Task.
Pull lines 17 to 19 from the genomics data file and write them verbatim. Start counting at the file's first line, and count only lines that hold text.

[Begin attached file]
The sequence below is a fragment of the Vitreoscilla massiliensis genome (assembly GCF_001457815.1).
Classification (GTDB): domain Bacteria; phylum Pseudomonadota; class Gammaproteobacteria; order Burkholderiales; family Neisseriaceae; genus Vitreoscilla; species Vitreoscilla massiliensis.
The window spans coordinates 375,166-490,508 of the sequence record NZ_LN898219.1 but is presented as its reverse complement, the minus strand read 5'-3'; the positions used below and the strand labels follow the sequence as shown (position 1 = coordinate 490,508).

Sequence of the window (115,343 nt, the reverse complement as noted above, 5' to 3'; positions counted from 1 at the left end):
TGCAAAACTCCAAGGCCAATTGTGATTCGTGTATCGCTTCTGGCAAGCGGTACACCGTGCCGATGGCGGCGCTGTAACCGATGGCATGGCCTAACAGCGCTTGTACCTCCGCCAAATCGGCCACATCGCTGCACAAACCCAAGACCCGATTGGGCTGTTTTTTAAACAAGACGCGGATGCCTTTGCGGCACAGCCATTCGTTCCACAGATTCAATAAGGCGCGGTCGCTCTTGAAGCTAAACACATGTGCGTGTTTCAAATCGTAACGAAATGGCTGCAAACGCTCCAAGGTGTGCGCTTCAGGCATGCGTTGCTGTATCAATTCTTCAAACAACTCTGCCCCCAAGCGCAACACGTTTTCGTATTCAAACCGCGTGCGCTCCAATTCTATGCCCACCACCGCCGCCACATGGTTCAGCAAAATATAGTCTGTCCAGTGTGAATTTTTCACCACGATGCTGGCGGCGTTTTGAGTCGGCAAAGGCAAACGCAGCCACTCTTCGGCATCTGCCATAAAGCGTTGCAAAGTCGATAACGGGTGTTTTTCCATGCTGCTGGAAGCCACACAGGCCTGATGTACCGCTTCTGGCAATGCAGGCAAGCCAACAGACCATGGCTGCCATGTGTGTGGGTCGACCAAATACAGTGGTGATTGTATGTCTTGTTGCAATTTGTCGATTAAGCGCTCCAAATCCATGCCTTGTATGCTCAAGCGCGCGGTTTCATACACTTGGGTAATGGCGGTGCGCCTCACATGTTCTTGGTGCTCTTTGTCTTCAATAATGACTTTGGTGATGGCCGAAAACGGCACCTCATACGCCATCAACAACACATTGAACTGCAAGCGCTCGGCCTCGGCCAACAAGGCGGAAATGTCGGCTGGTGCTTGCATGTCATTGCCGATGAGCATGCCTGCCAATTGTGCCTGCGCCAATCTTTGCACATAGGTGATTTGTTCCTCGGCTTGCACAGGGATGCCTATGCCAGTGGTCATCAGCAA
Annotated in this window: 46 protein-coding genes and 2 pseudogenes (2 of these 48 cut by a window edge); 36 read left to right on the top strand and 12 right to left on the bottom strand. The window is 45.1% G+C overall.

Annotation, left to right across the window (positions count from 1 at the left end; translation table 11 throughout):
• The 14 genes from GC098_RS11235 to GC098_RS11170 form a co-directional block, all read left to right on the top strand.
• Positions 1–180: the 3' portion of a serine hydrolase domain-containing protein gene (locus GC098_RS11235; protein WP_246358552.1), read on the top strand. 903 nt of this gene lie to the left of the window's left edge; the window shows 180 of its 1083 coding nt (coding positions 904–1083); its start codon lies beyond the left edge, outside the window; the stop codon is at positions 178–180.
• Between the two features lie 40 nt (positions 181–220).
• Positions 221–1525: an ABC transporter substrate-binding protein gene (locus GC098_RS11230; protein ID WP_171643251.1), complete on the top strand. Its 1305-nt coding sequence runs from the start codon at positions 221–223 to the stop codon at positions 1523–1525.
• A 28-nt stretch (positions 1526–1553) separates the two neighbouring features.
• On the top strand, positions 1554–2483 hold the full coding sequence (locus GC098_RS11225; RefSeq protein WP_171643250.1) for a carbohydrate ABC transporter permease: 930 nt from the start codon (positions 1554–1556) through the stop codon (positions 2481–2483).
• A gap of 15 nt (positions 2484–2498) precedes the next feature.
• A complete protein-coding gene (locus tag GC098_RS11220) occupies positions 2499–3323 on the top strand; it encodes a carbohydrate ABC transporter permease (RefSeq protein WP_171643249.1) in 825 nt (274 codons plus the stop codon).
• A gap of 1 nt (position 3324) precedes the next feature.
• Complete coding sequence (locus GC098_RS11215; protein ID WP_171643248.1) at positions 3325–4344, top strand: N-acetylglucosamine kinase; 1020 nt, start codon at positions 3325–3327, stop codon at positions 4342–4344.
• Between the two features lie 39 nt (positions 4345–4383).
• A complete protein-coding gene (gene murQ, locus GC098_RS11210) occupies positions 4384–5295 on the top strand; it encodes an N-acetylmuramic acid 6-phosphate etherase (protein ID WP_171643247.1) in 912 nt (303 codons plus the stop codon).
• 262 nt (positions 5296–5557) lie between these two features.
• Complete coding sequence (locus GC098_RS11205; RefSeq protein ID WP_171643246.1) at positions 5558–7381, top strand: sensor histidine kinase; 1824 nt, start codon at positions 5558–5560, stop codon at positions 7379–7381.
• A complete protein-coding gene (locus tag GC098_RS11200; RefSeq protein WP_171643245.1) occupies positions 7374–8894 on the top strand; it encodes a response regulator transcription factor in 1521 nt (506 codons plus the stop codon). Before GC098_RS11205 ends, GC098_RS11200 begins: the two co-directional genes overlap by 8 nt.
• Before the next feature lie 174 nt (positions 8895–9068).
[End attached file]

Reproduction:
• Complete coding sequence (locus GC098_RS11215; protein ID WP_171643248.1) at positions 3325–4344, top strand: N-acetylglucosamine kinase; 1020 nt, start codon at positions 3325–3327, stop codon at positions 4342–4344.
• Between the two features lie 39 nt (positions 4345–4383).
• A complete protein-coding gene (gene murQ, locus GC098_RS11210) occupies positions 4384–5295 on the top strand; it encodes an N-acetylmuramic acid 6-phosphate etherase (protein ID WP_171643247.1) in 912 nt (303 codons plus the stop codon).